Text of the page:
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End-of-Life Care in Older Adults



The final stages in a loved one’s life can be extremely difficult. If you have an older adult in your life reaching this stage, you may be wondering what to expect or how to be there for them. Familiarizing yourself, with end-of-life care in older adults, can be beneficial to you and your loved one to create a smooth transition.

End-of-Life Signs and Symptoms


As someone reaches this stage in life their symptoms may progress at a slow or fast pace. All cases can be different, and the signs and symptoms may not be the same for everyone. Below are a list of common signs and symptoms people have been known to experience.

Early signs (weeks before end of life):

  • Low mood

  • Lack of motivation

  • Withdrawal

  • Loss of appetite

  • General weakness

  • Worsening fatigue

Later signs (days before end of life):

  • Sleeping more than being awake

  • Impaired vision

  • Less movement and talking

  • Drop in blood pressure, heart rate, and body temperature

  • Labored breathing

  • Difficulty swallowing

  • Refusing food

  • Decreasing bowel movements and urination

  • Hallucinations, illusions, or delusions

Signs of body shutting down (hours before end of life):

  • Abnormal breathing

  • Noisy breathing

  • Glassy eyes

  • Cold extremities

  • Purple, gray, pale, or blotchy skin on knees, feet, and hands

  • Weak pulse

  • Changes in consciousness, sudden outbursts, unresponsiveness

Supporting Loved Ones during End-of-Life Care


Providing support to a loved one, during end-of-life care, can come in many different forms, such as physical comfort or emotional comfort. Communicate with a medical health professional to ensure your loved one is receiving the right care. Do not put pressure on yourself to be a sole caregiver for your loved one. A medical health professional can recommend professional caregivers or hospice care based on medical conditions and level of comfort. Below is a list of common ways a person may need to be supported during end-of-life care.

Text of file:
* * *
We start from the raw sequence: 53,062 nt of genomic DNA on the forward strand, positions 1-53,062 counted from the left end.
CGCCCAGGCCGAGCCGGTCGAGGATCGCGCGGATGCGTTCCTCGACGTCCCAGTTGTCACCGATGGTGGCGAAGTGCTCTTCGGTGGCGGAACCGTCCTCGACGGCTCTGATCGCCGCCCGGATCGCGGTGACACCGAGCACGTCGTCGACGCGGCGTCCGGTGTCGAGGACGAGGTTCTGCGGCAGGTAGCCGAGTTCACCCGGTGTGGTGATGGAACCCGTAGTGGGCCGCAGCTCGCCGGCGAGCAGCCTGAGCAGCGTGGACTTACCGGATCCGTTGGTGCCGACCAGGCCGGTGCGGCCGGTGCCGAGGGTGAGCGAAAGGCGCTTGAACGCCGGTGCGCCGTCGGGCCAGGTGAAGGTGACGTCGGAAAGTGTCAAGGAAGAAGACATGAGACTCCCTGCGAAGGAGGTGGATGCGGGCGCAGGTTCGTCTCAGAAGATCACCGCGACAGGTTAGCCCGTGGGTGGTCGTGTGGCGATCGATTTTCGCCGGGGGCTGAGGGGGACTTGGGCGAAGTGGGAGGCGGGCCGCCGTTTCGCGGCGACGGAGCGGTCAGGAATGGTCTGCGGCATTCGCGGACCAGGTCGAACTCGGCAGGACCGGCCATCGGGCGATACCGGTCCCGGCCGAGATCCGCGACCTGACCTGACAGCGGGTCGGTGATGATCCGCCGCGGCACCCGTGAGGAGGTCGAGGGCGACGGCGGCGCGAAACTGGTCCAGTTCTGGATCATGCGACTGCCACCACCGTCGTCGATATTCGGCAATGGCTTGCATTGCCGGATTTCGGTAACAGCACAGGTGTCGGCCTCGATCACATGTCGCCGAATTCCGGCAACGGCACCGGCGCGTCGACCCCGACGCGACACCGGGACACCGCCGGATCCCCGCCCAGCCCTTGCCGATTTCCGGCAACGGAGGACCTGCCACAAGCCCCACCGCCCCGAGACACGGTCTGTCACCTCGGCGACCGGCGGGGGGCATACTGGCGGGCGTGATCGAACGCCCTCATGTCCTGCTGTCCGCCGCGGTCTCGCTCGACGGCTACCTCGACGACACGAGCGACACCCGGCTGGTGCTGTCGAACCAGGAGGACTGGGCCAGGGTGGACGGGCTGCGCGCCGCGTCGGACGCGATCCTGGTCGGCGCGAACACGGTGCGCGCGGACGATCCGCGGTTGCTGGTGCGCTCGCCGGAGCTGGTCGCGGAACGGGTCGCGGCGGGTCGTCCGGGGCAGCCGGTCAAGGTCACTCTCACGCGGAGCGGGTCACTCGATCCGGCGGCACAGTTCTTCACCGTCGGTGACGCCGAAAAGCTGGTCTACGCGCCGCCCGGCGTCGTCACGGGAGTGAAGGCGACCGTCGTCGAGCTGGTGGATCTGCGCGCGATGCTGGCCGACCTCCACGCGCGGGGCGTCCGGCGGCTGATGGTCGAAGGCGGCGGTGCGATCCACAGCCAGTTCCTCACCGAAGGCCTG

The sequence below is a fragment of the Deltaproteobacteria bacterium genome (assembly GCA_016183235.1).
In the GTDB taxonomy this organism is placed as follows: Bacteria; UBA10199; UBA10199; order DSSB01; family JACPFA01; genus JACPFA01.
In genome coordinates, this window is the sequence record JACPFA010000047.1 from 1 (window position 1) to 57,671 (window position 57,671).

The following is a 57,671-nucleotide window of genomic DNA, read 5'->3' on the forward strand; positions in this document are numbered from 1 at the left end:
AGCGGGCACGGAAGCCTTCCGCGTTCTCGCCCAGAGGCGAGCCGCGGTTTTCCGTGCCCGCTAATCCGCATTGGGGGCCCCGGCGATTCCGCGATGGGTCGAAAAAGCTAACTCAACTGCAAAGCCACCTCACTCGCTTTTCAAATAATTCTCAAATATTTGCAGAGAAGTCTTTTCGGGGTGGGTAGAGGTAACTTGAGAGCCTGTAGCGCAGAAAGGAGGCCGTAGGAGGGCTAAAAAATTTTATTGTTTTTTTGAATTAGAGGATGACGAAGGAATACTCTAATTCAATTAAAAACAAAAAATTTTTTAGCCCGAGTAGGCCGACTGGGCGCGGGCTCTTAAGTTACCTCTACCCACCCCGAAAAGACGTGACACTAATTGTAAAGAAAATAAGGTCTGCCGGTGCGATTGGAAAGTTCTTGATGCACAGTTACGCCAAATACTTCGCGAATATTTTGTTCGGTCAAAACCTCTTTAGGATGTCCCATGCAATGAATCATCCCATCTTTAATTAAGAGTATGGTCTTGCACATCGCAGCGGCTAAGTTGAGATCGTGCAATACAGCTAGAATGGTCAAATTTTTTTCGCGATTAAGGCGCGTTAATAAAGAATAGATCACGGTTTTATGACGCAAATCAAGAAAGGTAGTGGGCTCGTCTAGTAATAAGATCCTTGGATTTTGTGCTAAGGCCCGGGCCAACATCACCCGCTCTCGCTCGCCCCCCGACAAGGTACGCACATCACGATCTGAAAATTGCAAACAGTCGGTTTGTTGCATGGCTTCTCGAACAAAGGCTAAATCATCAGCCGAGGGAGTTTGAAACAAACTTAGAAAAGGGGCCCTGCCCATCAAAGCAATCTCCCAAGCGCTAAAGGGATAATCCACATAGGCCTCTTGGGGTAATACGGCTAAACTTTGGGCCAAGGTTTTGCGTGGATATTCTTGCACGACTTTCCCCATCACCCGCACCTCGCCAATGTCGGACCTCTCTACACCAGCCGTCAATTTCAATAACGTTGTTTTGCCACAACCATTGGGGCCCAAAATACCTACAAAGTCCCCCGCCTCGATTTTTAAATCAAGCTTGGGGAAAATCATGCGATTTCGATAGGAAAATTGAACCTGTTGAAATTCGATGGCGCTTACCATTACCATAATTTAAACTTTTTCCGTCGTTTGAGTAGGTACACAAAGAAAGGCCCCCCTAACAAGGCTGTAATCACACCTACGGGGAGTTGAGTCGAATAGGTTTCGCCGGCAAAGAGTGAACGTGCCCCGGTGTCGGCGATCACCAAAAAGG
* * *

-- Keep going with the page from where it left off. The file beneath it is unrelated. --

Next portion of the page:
Support by physical comfort:

  • To aid breathing, get a humidifier.

  • Apply lip balm and lotion to prevent/soothe dry skin.

  • To aid hydration, get ice chips or apply a wet washcloth to the lips.

  • Prevent bedsores by repositioning every few hours.

  • Change bedding as needed.

  • Prepare soft foods.

  • Block out bright lights and loud/distracting noises.

  • Let person sleep as long as they want.

Support by emotional comfort:

  • Provide companionship by encouraging conversation.

  • Provide physical contact by holding their hand or giving a hug.

  • Get their favorite music, movies, or television shows to play.

  • Always remain calm.

  • Tell them you love them and let them say goodbye on their own timing.

  • If religious/spiritual, bring in a spiritual advisor such as, a priest or doula.

The goal, of end-of-life care, is to create as smooth a transition as possible for people nearing the end of their life. This can be a scary time for everyone involved and it is important the patient has all the emotional and physical support they need to feel as little pain as possible. By taking this step, to research what to expect when a loved one reaches end-of-life care, you are helping your loved one by being prepared. Once your loved one has passed, remember to take all the time you need to grieve and take care of yourself.


1. Pietrangelo, Ann. “11 End-of-Life Symptoms in Older Adults.” Healthline, Healthline Media, 23 Nov. 2020,

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